Gingerbread Cookies

December  1, 2020
5 Ratings
Author Notes

The best gingerbread cookies—in my humble, but cookie-rich, experience—are well-flavored with molasses and warm winter spices like cloves and ground ginger. The smell of good gingerbread cookies baking can and should evoke the sensation of a chilly morning spent wearing your favorite pajamas and slippers, sipping from a mug of milky black tea.

These ones utilize a few tricks for maximum coziness. Firstly, they call for freshly ground cloves, if you can swing it—simply smash them until smooth in a mortar and pestle, run through a spice grinder, or clean out your pepper mill and send them for a spin through the chamber. The fresher the grind, the more delicious the resulting cookies. Next, they follow a fairly standard method for gingerbread cookies, but ask you to brown your butter and bring it back to room temperature before creaming it with the sugar and molasses, for extra-toasty toffee notes. Plus, you’ll bloom your spices right in the browned butter before proceeding with the recipe, for the deepest and roundest flavor possible. If you like a kick in your gingerbread, feel free to use up to 75% blackstrap molasses (using standard molasses for the balance). Lastly, these call for only brown sugar, rather than granulated, for cookies that stay soft in their centers.

Once they’ve cooled, they still have plenty of structural integrity, which is key if you’re using them as building elements in a gingerbread house. Speaking of which, they pair nicely with this recipe for Royal Icing. —Ella Quittner

  • Prep time 3 hours
  • Cook time 15 minutes
  • makes about 15 gingerbread people
  • 1 1/3 cups (302 grams) unsalted butter
  • 4 teaspoons ground ginger
  • 3/4 teaspoon ground cloves (preferably freshly ground)
  • 3 1/2 cups (420 grams) all-purpose flour, plus 1/4 cup (30 grams) as needed
  • 1 teaspoon baking soda
  • 3/4 teaspoon kosher salt (Diamond Crystal)
  • 1/2 cup (107 grams) light brown sugar
  • 1/2 cup (170 grams) molasses
  • 1 large egg
In This Recipe
  1. Brown the butter: Add the butter to a saucepan (preferably a light-colored one, if you’ve got it) and set over medium-high heat. Cook, stirring occasionally, for 6 to 8 minutes, until the foam subsides and you see brown speckles throughout the butter—at this point, it should smell nutty and irresistible. Add the ginger and cloves, stir, and remove from the heat. Transfer to a measuring cup and let cool to room temperature, adding a splash of water after a few minutes if needed to bring the total volume back to 1 1/3 cups (some liquid will have evaporated during the browning process).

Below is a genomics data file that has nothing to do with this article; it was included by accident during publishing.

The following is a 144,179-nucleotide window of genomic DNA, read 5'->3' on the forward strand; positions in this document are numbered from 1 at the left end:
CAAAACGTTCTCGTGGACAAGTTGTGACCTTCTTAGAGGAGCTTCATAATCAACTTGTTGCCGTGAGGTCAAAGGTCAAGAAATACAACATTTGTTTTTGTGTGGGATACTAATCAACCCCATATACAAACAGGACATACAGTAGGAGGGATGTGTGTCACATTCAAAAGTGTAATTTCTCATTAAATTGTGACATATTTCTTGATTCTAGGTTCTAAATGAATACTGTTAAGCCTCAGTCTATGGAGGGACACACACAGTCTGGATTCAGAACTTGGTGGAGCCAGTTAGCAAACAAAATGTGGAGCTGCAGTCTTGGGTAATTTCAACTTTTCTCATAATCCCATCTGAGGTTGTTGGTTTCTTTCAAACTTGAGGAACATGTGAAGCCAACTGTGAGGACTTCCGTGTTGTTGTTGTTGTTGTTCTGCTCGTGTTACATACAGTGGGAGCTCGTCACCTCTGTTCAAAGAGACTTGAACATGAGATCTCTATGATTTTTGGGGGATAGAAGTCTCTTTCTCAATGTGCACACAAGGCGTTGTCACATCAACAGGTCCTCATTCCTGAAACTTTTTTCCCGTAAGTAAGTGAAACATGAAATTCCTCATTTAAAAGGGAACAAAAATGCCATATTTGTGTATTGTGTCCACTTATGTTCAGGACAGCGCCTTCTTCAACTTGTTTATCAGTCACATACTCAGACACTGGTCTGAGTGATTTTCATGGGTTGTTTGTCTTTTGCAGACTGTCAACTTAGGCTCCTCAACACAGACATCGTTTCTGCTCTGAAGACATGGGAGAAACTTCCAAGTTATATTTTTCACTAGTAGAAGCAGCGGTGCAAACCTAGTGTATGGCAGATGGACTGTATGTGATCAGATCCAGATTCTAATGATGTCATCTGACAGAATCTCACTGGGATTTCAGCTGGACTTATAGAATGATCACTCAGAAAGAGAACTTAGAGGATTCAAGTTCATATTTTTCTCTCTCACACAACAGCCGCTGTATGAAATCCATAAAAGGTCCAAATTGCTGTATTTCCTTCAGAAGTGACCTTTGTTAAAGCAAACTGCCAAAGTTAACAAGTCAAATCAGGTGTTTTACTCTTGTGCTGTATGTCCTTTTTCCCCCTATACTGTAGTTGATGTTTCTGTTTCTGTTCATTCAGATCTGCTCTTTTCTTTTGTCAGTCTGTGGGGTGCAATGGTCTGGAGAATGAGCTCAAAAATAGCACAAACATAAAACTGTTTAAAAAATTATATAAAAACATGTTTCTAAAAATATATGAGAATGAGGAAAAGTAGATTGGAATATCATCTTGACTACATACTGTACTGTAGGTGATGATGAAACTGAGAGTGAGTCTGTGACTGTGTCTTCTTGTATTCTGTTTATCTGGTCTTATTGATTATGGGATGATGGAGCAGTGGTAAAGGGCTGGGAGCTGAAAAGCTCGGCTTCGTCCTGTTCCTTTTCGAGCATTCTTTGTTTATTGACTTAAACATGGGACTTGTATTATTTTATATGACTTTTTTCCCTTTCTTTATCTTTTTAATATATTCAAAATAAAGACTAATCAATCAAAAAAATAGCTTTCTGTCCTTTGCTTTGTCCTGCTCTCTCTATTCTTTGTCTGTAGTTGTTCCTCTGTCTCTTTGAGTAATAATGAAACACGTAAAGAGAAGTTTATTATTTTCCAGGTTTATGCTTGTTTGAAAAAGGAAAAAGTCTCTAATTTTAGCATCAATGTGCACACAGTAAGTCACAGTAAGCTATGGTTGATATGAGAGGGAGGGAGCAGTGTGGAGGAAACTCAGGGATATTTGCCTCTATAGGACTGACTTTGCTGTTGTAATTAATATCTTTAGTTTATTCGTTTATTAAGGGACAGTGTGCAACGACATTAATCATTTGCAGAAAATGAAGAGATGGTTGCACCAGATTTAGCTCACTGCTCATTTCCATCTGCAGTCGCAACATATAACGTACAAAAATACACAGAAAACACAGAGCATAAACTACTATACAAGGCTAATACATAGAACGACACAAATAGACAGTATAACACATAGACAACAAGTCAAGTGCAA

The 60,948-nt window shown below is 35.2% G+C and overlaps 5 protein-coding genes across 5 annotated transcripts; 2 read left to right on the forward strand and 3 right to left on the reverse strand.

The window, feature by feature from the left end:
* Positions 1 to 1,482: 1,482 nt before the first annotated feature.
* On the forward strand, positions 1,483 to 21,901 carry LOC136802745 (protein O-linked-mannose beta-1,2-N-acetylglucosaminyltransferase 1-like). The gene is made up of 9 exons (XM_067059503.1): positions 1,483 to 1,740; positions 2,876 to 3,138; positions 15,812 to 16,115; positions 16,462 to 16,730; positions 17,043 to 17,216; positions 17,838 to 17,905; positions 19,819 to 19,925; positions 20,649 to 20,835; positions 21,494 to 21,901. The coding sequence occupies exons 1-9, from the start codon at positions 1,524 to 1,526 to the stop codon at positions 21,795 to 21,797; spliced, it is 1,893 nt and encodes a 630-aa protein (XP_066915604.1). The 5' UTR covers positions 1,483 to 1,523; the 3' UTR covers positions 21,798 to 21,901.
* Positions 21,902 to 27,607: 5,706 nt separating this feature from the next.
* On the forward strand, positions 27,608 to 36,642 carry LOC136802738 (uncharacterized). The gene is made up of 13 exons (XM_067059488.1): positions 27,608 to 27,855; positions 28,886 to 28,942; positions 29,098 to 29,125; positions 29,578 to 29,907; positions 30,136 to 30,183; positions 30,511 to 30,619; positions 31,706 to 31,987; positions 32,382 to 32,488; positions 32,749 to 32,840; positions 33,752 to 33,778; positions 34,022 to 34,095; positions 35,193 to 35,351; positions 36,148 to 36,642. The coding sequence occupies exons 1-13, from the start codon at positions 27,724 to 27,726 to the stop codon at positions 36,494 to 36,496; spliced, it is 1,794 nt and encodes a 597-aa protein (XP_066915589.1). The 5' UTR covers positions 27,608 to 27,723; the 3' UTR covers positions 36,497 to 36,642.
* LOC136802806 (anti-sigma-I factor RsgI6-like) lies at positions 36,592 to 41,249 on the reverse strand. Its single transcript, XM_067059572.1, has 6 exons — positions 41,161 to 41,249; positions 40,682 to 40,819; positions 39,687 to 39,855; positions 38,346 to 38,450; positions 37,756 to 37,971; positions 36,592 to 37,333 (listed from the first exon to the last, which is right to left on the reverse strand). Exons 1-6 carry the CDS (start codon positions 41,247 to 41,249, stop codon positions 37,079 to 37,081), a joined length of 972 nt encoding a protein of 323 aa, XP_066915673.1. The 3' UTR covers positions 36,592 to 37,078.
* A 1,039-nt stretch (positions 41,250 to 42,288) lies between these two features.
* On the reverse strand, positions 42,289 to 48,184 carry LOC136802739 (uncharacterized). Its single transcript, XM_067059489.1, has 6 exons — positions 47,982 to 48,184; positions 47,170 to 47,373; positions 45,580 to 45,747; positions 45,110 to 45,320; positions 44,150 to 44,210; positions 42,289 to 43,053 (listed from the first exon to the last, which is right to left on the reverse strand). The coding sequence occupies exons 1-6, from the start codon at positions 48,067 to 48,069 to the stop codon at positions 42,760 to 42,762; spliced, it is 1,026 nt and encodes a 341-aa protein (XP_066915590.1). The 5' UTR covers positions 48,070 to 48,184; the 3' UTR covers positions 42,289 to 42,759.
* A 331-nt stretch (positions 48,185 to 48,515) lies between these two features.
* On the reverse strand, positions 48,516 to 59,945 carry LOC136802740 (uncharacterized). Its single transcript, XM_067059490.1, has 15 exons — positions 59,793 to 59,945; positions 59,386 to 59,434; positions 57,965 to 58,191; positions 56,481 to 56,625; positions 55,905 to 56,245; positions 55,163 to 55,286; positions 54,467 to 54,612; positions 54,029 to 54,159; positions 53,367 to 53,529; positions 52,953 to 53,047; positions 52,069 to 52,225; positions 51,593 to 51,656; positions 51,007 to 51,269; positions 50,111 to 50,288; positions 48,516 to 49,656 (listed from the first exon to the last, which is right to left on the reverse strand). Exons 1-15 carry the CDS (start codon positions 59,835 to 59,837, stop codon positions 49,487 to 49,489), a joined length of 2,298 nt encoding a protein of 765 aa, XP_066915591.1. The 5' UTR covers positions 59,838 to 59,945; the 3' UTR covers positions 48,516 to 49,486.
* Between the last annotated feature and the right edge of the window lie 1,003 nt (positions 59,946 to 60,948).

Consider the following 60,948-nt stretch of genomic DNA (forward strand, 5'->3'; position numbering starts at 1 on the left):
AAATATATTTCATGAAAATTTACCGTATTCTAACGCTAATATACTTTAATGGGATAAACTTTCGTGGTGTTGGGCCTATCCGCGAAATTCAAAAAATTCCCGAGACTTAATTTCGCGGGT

2. Add the flour, baking soda, and salt to a medium bowl. Whisk to combine.
  3. In a stand mixer with the paddle attachment (or in a large bowl using an electric mixer), beat the room-temperature browned butter, brown sugar, and molasses until smooth and fluffy, about 1 minute. Beat in the egg. Scrape down the sides of the bowl with a flexible spatula. Beat in the dry mixture in 2 additions, scraping down the sides between each, until the dough is firm enough to hold itself in a balled up shape when pressed together. (If it feels too soft and greasy, beat in the additional 1/4 cup of flour.) Divide the dough into halves, wrap in plastic, and roughly shape each into a disk. Chill for at least 2 hours, until firm. (Note: You can do this in advance and keep in the fridge for up to 2 days before moving ahead with the recipe.)
  4. Heat the oven to 350°F.
  5. Using one disk at a time, roll out dough to about 1/4-inch thick between 2 sheets of parchment paper. Use cookie cutters or a knife to make gingerbread people (or whatever shape you like!), and transfer to a parchment-lined baking sheet. (You can re-roll excess dough and cut out additional cookies.) Chill on baking sheets for 20 minutes.
  6. Bake for 10 to 13 minutes, depending on size, until the cookies look puffed up and set. For crunchier cookies, bake an additional 1 to 2 minutes until they’re beginning to brown around the edges. Transfer to a rack to cool before decorating with royal icing (linked in the Author Notes) and or eating.

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Ella Quittner is a contributing writer and the Absolute Best Tests columnist at Food52. She covers food, travel, wellness, lifestyle, home, novelty snacks, and internet-famous sandwiches. You can follow her on Instagram @equittner, or Twitter at @ellaquittner. She also develops recipes for Food52, and has a soft spot for all pasta, anything spicy, and salty chocolate things.